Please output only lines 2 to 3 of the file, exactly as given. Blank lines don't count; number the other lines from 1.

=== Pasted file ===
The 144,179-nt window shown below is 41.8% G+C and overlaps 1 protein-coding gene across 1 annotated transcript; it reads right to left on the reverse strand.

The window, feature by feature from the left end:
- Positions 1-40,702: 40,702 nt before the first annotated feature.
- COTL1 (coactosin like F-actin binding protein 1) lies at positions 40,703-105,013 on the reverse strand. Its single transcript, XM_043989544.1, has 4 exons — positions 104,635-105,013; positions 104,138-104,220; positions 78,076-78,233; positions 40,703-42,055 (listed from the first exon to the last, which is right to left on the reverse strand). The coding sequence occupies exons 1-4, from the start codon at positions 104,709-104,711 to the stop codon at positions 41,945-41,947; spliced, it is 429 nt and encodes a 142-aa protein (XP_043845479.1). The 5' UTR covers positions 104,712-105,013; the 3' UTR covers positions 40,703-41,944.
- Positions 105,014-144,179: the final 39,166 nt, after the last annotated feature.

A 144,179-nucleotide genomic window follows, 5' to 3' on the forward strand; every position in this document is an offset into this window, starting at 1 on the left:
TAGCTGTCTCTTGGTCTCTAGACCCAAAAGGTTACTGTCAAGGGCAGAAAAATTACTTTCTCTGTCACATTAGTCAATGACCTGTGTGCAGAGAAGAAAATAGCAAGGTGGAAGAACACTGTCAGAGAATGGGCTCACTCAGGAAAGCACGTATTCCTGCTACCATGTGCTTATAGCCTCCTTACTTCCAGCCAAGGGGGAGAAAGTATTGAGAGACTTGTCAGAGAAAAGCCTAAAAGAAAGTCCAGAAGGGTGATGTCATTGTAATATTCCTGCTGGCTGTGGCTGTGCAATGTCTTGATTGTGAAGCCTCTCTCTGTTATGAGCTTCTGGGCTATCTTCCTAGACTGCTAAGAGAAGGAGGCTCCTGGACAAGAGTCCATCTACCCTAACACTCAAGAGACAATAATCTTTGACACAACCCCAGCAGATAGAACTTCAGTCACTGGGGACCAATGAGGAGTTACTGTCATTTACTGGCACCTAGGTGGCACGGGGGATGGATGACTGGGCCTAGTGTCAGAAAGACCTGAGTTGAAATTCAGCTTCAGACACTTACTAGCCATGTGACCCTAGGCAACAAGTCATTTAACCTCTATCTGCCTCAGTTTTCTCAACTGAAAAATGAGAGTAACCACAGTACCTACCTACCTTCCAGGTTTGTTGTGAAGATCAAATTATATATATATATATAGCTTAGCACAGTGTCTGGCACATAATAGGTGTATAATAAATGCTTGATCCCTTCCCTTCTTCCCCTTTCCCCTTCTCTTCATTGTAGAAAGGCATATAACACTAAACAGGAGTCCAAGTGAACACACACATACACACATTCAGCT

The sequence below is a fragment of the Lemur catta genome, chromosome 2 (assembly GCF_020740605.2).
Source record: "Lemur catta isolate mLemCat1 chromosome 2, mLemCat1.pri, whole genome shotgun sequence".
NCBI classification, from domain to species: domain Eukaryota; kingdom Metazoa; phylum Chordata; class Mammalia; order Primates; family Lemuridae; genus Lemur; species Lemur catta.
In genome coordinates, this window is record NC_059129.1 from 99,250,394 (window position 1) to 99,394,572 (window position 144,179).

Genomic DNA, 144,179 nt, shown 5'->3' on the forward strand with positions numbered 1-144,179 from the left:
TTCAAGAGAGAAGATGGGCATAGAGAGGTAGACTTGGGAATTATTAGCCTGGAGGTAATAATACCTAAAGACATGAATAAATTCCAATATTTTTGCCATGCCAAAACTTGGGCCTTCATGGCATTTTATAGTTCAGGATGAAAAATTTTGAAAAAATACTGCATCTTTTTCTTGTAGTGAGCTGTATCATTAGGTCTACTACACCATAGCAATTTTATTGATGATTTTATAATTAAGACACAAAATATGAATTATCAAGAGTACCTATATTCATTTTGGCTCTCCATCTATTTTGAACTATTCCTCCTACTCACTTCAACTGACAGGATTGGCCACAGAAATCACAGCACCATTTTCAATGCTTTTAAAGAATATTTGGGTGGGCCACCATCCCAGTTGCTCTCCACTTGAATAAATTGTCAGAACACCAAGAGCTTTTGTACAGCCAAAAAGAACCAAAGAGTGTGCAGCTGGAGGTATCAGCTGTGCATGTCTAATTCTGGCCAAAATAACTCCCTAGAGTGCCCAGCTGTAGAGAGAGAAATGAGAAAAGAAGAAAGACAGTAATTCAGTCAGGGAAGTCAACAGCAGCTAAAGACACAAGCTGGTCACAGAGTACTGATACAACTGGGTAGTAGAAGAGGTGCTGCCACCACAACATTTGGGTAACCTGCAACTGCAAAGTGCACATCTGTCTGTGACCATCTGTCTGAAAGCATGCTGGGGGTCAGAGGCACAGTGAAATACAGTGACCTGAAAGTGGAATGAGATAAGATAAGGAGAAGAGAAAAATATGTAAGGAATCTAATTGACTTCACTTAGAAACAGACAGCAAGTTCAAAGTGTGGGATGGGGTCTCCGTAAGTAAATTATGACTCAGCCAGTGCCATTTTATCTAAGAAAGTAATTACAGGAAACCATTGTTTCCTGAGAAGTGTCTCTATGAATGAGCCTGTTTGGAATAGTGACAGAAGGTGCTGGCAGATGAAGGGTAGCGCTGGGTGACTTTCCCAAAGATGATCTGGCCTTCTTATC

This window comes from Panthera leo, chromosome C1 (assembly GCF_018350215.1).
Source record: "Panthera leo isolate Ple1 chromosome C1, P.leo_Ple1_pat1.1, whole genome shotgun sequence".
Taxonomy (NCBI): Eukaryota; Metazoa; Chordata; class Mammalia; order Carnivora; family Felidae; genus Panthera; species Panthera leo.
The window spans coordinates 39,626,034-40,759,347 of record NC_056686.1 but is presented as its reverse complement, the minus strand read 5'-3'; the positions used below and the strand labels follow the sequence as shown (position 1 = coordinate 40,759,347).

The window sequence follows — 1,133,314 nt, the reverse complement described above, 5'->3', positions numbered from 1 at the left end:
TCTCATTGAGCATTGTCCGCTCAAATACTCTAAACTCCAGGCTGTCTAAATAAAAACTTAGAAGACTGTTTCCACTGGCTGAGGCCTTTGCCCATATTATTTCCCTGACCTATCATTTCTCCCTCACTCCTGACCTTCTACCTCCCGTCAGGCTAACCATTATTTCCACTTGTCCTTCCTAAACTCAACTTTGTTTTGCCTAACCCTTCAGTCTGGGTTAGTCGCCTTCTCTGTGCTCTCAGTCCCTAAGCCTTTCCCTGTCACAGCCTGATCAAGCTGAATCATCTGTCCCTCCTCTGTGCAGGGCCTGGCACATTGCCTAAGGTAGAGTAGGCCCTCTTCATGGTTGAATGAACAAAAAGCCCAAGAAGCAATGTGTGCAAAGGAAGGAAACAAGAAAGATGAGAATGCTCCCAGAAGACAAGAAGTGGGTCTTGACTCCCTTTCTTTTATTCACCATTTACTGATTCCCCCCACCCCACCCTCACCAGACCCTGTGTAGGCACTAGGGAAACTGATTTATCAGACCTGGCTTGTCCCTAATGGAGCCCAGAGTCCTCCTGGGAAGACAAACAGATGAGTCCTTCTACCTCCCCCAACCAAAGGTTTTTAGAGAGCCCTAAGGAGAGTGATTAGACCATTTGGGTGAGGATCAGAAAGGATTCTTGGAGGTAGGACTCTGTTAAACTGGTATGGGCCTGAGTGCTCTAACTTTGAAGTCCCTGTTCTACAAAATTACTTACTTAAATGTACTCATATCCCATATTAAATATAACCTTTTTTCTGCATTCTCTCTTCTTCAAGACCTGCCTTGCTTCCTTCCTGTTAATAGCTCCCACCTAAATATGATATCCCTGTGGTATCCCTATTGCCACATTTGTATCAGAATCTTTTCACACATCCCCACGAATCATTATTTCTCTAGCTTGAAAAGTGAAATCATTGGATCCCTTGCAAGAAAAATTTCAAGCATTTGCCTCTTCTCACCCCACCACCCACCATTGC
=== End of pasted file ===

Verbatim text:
The window, feature by feature from the left end:
- Positions 1-40,702: 40,702 nt before the first annotated feature.